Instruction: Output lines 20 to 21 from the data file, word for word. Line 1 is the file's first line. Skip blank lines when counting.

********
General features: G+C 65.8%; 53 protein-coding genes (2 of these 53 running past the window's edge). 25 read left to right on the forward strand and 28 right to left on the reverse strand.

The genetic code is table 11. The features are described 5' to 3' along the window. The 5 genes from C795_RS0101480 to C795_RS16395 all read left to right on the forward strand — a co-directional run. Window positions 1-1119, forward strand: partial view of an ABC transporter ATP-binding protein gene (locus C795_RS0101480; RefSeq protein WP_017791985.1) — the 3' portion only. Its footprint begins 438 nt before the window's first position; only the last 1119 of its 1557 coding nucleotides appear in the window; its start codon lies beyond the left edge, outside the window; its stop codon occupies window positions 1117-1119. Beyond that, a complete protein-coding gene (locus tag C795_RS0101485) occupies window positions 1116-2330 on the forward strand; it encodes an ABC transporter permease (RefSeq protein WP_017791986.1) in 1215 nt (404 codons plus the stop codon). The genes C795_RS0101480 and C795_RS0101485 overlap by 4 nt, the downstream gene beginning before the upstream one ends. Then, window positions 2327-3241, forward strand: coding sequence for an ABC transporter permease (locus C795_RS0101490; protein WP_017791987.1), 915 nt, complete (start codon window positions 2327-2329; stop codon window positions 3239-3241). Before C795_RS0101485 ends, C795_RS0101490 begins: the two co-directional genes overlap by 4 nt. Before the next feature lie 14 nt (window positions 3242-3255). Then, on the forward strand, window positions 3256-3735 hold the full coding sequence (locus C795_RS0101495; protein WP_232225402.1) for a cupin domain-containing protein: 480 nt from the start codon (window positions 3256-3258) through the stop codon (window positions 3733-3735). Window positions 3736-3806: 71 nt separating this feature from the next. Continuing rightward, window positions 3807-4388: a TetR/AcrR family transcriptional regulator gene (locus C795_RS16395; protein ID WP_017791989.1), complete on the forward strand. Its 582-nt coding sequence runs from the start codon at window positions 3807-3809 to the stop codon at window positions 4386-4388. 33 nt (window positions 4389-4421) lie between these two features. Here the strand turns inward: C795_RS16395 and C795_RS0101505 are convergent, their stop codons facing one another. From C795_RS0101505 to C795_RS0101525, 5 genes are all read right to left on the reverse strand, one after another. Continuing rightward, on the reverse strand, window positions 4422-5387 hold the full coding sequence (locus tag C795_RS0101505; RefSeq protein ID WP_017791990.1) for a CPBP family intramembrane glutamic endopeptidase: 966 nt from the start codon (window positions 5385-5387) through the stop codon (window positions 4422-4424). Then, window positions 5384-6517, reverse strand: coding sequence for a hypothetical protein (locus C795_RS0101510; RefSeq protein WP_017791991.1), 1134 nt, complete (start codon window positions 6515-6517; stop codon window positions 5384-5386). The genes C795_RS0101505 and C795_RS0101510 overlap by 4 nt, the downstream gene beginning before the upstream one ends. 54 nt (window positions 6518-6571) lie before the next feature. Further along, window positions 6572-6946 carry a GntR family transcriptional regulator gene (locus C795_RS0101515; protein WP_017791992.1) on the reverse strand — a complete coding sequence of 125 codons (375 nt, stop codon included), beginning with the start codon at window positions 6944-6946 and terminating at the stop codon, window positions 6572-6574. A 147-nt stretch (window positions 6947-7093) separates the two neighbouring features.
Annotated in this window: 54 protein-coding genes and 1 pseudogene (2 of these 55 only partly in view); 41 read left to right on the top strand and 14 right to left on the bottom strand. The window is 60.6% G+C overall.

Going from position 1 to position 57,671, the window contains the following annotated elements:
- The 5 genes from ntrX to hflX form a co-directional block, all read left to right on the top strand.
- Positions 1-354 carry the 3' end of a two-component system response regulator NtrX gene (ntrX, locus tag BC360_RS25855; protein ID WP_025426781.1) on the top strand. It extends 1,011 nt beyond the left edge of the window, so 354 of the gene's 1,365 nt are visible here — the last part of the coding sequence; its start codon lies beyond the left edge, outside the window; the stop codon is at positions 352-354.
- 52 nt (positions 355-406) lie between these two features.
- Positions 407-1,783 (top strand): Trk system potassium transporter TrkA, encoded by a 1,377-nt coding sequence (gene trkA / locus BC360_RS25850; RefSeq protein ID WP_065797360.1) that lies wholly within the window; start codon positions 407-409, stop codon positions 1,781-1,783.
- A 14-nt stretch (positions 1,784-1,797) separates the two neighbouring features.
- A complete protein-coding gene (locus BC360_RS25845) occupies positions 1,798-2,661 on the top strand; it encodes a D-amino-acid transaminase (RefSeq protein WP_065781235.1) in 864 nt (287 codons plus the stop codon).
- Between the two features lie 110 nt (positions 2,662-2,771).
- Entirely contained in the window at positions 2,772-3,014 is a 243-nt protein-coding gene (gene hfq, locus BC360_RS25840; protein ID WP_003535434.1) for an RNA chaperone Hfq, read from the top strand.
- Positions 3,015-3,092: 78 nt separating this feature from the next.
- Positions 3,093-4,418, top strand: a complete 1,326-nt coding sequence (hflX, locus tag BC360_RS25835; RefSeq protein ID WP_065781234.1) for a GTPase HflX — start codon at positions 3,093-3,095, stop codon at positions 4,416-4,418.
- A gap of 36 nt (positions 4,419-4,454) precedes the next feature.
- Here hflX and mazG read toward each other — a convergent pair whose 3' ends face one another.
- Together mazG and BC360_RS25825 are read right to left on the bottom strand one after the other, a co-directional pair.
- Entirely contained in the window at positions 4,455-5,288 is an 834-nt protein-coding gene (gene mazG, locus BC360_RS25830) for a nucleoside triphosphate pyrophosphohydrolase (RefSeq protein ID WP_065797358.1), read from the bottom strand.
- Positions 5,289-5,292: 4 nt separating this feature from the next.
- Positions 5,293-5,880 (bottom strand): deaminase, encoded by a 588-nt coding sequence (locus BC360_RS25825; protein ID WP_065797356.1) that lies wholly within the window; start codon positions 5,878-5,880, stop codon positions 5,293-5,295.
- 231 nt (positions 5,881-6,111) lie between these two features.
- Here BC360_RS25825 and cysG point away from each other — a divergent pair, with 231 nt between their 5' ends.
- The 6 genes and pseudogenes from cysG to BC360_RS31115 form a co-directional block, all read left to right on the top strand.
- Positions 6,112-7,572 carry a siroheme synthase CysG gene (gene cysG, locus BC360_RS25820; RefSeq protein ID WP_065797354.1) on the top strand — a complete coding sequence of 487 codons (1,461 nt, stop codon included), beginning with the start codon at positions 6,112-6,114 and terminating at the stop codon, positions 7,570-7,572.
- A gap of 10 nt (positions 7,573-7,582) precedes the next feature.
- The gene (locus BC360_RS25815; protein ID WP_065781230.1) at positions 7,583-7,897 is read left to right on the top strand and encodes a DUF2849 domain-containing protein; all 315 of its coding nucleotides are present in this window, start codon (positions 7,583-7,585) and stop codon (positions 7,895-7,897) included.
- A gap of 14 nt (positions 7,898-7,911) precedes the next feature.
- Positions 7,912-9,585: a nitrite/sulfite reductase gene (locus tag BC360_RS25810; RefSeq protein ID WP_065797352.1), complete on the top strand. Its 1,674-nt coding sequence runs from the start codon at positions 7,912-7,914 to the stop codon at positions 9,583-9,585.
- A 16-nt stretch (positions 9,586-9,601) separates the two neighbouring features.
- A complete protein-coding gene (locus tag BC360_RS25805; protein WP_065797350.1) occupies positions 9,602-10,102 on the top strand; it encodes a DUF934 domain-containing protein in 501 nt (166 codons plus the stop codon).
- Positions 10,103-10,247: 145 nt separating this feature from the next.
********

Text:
- Positions 5,293-5,880 (bottom strand): deaminase, encoded by a 588-nt coding sequence (locus BC360_RS25825; protein ID WP_065797356.1) that lies wholly within the window; start codon positions 5,878-5,880, stop codon positions 5,293-5,295.
- 231 nt (positions 5,881-6,111) lie between these two features.